New England: a riot of gentleness and colour. By Cathy Packe
This is the time of a year for a walk through the woods, with the leaves crackling underfoot, with pine cones, conkers, and the smell of a distant bonfire. Green turns to brown and the brilliance of the countryside in summer becomes subdued.

But in New England at this time of year, it is as if someone has taken a match to the drying leaves and the whole countryside burst into flame. The trees don't shed their leaves here until they have put on a display so dazzling that it would make a coat of many colours look like a camouflage jacket.

New England is a region of mountains and farmland, gentle hills and streams. Everywhere, there are trees: birches, mountain ash, sumach, oak; but it is the maples that make the greatest contribution to the canvas. The intense colour for a brief period in autumn is the result of chemical reactions in the trees brought on by changes in the climate. As the summer days remain warm but become shorter, and the nights become longer and colder, the leaves stop producing chlorophyll and their greenness is replaced by pigment which are not otherwise seen. The result - heightened by the first frosts - is an unreal canvas of fiery oranges and reds displayed against a backdrop of evergreen firs. Towards the end of the season, when the first flakes of snow begin to fall and settle on the green needles like cotton-wool on a Christmas tree, there are few more magical sights.

Coloured accents, if any were needed, are provided by the fruit bushes. The cranberry bogs turn ruby red and the blueberries and blackberries along the coast are crimson against the autumn ocean. And on doorsteps in farmyards and piled up on roadside stalls are gourds, Indian corn and big orange pumpkins ready for Halloween and Thanksgiving.

As with anywhere in America, sightseeing tends to be done by car. In every state, there is an official trail, often taking in many of the most beautiful and historic villages: in Connecticut there is a loop about 100 miles long which meanders through the valley of the Housatonic River and the spectacular farmland around West Cornwall; in Massachusetts, the Mohawk Trail follows an old Indian route past Mount Greylock and through the state forest between the Taconics and the Green Mountains which stretch up into Vermont. The advantage of following an official trail is that it will be well signposted and you will find parking places overlooking the most spectacular scenery.

But the foliage does not have to be seen through a car windscreen. A more imaginative way to look at the leaves is to view them from above and below.

The ski lifts in the resorts of Vermont and New Hampshire are not used by skiers until late November; but they still operate floating quietly above a patchwork carpet of leaves which spreads out below them.

Lake Winnipesaukee in New Hampshire nestles under Mount Washington, the highest peak in New England and densely covered with trees on its lower slopes. A three hour cruise on the lake on the MS Mount Washington can be a stunning prelude to a trip up to the mountain top on the hundred- year-old cog railway.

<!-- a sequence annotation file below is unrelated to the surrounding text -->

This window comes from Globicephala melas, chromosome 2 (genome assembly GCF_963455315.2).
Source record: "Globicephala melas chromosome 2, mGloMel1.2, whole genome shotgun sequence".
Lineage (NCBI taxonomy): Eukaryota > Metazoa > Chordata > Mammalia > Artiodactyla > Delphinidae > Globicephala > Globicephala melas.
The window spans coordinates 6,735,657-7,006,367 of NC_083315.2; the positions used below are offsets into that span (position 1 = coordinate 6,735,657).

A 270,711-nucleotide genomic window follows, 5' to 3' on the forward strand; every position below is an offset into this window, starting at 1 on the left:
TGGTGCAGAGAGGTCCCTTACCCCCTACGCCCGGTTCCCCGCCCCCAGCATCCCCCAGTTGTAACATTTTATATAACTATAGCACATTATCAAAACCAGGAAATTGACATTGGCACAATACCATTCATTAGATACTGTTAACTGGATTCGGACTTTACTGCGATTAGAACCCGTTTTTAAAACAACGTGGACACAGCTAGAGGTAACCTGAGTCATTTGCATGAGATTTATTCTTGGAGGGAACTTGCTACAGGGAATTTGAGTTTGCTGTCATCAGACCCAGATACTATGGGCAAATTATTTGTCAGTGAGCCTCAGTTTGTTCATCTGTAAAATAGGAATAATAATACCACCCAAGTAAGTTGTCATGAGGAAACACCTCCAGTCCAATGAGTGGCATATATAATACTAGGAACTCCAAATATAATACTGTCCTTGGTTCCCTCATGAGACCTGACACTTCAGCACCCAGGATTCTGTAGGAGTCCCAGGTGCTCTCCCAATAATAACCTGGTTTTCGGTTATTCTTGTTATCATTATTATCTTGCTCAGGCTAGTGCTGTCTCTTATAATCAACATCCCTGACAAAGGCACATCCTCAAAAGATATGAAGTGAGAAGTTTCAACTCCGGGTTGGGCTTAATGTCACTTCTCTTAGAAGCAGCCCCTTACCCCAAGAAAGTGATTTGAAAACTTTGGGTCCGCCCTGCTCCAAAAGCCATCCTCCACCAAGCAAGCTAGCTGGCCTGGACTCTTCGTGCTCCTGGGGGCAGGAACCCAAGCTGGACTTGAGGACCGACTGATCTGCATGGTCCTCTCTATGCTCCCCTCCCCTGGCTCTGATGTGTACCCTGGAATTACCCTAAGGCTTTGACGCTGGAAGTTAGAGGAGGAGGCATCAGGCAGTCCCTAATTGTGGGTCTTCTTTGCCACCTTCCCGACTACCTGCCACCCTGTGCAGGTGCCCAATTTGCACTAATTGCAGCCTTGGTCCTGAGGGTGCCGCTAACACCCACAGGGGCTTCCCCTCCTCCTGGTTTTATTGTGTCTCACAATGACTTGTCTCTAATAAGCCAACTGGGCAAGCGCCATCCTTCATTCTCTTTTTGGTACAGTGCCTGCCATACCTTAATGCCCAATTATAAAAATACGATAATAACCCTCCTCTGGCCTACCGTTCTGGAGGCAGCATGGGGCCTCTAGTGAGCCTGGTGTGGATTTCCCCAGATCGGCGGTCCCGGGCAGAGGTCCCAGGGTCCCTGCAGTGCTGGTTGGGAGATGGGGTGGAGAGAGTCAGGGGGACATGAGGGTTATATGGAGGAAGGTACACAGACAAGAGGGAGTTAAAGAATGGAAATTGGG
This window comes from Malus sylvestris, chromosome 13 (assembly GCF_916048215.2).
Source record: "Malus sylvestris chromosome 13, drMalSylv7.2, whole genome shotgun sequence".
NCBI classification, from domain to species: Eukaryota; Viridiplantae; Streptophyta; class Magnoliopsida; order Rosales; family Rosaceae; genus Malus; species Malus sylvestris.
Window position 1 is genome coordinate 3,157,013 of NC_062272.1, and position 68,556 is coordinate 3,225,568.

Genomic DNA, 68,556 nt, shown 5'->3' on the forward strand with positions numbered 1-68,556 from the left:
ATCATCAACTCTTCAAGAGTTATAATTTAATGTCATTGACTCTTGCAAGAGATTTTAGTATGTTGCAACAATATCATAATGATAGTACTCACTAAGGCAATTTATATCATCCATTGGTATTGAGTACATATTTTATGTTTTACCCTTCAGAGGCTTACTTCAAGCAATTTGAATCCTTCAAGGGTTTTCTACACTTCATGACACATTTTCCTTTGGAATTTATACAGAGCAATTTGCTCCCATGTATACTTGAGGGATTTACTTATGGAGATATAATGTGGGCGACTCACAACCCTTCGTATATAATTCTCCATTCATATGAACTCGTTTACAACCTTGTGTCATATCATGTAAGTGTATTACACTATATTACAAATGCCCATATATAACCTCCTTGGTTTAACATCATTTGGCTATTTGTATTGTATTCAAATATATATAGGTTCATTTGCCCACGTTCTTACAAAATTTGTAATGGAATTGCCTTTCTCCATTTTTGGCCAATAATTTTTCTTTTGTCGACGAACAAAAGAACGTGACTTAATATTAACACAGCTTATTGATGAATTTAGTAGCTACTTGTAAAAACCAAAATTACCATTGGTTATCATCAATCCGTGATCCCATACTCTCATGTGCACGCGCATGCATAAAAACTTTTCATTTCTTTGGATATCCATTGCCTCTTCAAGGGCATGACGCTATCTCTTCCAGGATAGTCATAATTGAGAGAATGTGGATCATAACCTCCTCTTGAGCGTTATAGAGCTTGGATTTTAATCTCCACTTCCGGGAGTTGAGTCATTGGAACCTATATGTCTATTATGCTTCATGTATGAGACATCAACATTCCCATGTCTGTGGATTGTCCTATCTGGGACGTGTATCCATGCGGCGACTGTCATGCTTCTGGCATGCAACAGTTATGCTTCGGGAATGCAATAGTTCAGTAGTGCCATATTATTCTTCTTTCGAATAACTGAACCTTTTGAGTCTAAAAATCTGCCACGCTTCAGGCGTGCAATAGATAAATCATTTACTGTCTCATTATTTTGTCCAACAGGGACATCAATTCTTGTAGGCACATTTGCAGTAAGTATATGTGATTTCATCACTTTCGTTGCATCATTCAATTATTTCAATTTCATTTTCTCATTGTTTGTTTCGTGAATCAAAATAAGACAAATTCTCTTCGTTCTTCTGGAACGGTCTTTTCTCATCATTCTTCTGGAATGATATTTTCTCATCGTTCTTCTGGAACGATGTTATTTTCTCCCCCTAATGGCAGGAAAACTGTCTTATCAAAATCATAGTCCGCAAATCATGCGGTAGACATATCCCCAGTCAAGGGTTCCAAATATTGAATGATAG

New England is nothing if not folksy. The urban sprawl and the freeways are for a different America. This is village territory. Here, white clapboard churches stand on village greens; detached houses with rocking chairs on the veranda stand in their own lawns; village stores with their dark corners and homey smells are stuffed with local cheeses and maple syrup; farmers set up shop along the country roads selling apple cider.

In New England, the pace of life is slow and people have time for each other. As village communities gather for harvest festivals and chicken pie suppers, this is a place to feel at home.

Leaves on the line: New England in the Fall

The best airport for the whole of New England is Boston, served daily from Gatwick, Heathrow and Glasgow. For travel at the end of September, availability is patchy, but discount agents are selling such seats as there are for pounds 340-pounds 360 return, including tax.

The season for leaf watching is broadly mid-September to mid-October, although it is expected to be a little late this year. The leaves tend to change colour first in the mountains and in the more northerly parts of the region.

To see the foliage at its finest you should not leave the choice of location to chance. Each of the New England states has its own telephone leaf lines which are updated daily and will tell you where the best colour is to be seen.

The numbers below are charged at normal international rates when calling from the UK (use the prefix 001). Within the US, those beginning 800 are free: Connecticut: 203 566 5348 or 800 CT BOUND; Maine: 207 582 9300 or 800 533 9595; Massachusetts: 617 727 3201 or 800 632 8038; New Hampshire 603 271 2343 or free phone 258 3608. Rhode Island: 401 277 2603 or 800 556 2484; Vermont 802 282 3239 or 800 837 6668.

General information about New England can be found on the internet at

Information about local events can be found in local newspapers and on notice boards in village stores.